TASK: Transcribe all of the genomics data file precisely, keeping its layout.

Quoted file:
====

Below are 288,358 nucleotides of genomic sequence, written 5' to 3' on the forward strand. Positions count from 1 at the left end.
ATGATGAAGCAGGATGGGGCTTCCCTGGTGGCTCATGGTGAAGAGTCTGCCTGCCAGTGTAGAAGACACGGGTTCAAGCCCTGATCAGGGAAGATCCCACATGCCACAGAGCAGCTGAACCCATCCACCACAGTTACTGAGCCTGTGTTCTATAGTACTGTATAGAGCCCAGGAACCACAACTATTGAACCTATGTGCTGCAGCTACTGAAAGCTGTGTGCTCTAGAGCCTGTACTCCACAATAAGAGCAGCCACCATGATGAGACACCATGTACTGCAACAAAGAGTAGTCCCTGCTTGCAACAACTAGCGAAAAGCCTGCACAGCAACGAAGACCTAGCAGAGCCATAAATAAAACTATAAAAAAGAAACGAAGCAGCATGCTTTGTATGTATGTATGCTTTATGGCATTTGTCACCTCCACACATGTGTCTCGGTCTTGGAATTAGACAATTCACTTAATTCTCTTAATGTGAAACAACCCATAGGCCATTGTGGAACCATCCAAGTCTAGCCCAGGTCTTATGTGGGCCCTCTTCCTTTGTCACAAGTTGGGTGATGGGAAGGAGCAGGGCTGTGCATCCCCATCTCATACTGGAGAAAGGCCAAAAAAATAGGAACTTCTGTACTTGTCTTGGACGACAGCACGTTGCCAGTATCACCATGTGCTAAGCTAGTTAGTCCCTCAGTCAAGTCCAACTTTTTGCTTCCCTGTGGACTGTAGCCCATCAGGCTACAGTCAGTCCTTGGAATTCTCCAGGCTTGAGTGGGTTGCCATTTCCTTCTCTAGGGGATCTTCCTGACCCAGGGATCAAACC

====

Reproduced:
Below are 288,358 nucleotides of genomic sequence, written 5' to 3' on the forward strand. Positions count from 1 at the left end.
ATGATGAAGCAGGATGGGGCTTCCCTGGTGGCTCATGGTGAAGAGTCTGCCTGCCAGTGTAGAAGACACGGGTTCAAGCCCTGATCAGGGAAGATCCCACATGCCACAGAGCAGCTGAACCCATCCACCACAGTTACTGAGCCTGTGTTCTATAGTACTGTATAGAGCCCAGGAACCACAACTATTGAACCTATGTGCTGCAGCTACTGAAAGCTGTGTGCTCTAGAGCCTGTACTCCACAATAAGAGCAGCCACCATGATGAGACACCATGTACTGCAACAAAGAGTAGTCCCTGCTTGCAACAACTAGCGAAAAGCCTGCACAGCAACGAAGACCTAGCAGAGCCATAAATAAAACTATAAAAAAGAAACGAAGCAGCATGCTTTGTATGTATGTATGCTTTATGGCATTTGTCACCTCCACACATGTGTCTCGGTCTTGGAATTAGACAATTCACTTAATTCTCTTAATGTGAAACAACCCATAGGCCATTGTGGAACCATCCAAGTCTAGCCCAGGTCTTATGTGGGCCCTCTTCCTTTGTCACAAGTTGGGTGATGGGAAGGAGCAGGGCTGTGCATCCCCATCTCATACTGGAGAAAGGCCAAAAAAATAGGAACTTCTGTACTTGTCTTGGACGACAGCACGTTGCCAGTATCACCATGTGCTAAGCTAGTTAGTCCCTCAGTCAAGTCCAACTTTTTGCTTCCCTGTGGACTGTAGCCCATCAGGCTACAGTCAGTCCTTGGAATTCTCCAGGCTTGAGTGGGTTGCCATTTCCTTCTCTAGGGGATCTTCCTGACCCAGGGATCAAACC